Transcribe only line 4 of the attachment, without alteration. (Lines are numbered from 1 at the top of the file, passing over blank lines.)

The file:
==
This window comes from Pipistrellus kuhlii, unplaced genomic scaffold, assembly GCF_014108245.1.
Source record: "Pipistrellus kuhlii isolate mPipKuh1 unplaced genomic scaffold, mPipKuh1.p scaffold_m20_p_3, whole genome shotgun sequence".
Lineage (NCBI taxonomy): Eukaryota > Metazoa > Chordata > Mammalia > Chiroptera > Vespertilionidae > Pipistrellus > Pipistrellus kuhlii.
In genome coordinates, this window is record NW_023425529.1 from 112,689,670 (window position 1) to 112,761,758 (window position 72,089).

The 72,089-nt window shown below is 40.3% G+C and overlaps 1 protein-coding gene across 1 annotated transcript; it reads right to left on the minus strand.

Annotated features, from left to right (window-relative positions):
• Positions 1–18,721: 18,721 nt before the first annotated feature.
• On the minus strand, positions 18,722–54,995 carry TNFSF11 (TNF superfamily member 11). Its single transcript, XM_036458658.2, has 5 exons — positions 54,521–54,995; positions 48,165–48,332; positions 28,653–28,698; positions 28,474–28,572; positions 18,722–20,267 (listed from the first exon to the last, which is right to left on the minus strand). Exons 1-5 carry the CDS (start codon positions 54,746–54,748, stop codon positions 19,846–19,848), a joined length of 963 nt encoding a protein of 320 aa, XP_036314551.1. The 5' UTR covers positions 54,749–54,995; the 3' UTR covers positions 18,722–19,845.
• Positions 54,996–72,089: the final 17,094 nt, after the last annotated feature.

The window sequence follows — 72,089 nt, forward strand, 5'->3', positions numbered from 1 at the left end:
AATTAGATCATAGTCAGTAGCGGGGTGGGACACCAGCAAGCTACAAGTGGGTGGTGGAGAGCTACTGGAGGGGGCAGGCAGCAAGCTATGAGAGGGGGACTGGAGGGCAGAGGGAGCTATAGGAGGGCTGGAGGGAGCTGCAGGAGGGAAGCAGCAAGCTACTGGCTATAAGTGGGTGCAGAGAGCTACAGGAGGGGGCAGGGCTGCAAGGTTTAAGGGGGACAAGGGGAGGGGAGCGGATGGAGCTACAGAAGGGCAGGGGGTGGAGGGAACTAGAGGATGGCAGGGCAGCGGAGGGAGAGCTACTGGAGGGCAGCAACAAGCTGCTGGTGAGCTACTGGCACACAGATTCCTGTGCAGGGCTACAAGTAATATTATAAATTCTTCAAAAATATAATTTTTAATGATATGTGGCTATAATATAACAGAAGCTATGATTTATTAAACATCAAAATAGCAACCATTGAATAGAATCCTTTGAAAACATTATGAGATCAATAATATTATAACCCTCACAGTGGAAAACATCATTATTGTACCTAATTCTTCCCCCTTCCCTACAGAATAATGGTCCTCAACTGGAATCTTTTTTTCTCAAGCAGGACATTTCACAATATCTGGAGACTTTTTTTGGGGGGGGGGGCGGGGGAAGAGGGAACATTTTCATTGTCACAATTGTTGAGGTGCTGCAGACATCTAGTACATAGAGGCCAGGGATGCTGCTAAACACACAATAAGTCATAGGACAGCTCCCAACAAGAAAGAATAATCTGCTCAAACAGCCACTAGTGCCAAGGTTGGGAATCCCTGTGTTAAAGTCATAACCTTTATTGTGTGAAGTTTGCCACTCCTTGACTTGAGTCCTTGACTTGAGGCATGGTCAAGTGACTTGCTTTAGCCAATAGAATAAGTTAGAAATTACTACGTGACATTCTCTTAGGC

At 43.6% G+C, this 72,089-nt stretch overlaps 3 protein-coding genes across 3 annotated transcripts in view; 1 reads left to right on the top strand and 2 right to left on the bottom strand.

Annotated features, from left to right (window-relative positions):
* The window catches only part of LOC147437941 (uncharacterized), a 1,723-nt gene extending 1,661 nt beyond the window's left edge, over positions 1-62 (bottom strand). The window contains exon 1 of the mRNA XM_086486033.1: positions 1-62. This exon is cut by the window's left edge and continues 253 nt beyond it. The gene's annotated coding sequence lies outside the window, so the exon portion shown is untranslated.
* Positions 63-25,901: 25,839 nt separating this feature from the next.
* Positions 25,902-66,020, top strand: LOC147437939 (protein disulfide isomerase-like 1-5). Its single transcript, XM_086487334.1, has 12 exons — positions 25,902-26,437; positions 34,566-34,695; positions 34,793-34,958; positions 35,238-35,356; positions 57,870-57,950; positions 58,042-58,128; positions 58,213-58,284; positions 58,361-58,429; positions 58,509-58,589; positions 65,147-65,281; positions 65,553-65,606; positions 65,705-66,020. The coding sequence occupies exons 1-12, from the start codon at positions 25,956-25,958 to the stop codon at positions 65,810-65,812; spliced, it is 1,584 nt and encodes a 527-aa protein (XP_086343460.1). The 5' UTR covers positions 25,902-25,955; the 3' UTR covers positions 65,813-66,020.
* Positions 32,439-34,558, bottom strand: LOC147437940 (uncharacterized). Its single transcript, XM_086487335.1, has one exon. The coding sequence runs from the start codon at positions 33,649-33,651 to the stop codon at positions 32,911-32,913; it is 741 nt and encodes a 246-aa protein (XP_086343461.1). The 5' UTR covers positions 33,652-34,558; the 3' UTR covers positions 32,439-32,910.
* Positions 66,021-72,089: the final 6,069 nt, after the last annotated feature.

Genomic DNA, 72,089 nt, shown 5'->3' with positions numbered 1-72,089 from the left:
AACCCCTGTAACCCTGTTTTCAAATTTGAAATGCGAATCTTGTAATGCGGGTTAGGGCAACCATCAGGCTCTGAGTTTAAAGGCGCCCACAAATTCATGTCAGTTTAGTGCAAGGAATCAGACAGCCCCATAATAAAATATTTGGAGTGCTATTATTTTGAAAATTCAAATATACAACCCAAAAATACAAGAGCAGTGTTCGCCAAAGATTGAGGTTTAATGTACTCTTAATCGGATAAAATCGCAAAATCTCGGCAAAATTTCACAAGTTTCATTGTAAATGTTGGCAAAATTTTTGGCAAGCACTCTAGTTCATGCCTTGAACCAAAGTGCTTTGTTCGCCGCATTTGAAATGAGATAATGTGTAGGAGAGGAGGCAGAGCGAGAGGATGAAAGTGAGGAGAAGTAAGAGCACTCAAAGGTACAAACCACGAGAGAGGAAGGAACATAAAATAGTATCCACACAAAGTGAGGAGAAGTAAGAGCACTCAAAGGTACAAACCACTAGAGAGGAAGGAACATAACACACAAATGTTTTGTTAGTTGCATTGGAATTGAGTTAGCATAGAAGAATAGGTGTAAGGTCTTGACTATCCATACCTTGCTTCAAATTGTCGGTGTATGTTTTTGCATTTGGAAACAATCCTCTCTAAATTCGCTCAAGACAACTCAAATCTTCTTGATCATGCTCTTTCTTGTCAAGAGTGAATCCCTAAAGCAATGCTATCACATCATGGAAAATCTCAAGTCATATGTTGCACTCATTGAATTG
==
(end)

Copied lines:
In genome coordinates, this window is record NW_023425529.1 from 112,689,670 (window position 1) to 112,761,758 (window position 72,089).